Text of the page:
GOLD Coast has been one of the surprise packets during the first half of the AFL Women's season, and emerging young defender Daisy D'Arcy credits its "team identity" for the turnaround.
The Suns went winless in 2021, and after hiring Cameron Joyce as their new coach, have split their opening four rounds with two wins and two losses ahead of Friday night's date with Geelong at Metricon Stadium.
The wins – against West Coast and Richmond – have come after trailing during the final quarter.
Even last Saturday's 12-point loss to powerhouse Melbourne looked like being much worse before Gold Coast rallied in the second half.
There's a steel to the Suns this year.
D'Arcy, the 19-year-old rebounding defender who finished third in the club's best and fairest in her inaugural season, said working on team identity had been critical.
"We wanted to be seen as a more united team this year and I think that's played a huge role in our performance, just having faith in each other and knowing we can get the job done together," she told womens.afl.
"I think we've focussed on staying stronger for longer.
"Last season we were good for the first quarter, and a bit of the second quarter, and then we'd die off.
"We'd like to think we're fourth quarter fighters now. It's been a big focus."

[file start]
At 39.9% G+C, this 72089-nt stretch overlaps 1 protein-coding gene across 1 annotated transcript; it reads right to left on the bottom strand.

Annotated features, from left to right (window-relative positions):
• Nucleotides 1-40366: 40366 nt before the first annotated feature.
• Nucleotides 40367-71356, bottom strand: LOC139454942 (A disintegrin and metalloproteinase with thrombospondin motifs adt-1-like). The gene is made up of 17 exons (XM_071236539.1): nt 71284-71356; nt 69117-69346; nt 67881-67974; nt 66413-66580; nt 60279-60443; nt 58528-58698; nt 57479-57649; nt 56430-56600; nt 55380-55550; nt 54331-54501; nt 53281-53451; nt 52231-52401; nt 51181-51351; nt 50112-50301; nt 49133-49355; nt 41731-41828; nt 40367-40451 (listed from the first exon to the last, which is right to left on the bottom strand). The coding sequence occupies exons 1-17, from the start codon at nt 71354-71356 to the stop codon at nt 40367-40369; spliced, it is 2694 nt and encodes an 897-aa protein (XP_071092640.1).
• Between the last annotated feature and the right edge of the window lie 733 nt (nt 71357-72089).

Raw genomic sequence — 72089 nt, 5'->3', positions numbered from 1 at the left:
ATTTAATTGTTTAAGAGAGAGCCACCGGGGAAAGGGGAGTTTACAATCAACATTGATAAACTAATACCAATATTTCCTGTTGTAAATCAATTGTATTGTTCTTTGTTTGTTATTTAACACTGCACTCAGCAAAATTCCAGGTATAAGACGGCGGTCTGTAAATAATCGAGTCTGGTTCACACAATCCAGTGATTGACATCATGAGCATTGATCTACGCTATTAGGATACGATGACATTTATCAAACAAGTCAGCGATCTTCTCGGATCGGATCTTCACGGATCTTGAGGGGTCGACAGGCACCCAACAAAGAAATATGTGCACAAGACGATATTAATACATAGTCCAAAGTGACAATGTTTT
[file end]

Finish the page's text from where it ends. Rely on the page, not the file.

Joyce said his mantra was simple from the moment he walked in – he wanted the Suns to be difficult to play against.
So far, so good.
"There's a belief in the way we want to play and when we do it, it works," he said.
"They've got that belief and understanding of that.
"There's certainly that will to want to get better and want to improve and want to win."
D'Arcy, from Townsville in north Queensland, was an incredible junior sportswoman, representing her state in soccer, cricket, rugby sevens and footy, before settling on the latter after her time in the Suns Academy.
She has kicked on following last season's strong personal form, displaying poise beyond her years with ball in hand.
"I feel like I've been travelling alright," she said.
"Last year definitely gave me a bit of confidence. I haven't played much footy in my lifetime, so to achieve what I did in my first year definitely gave me some confidence."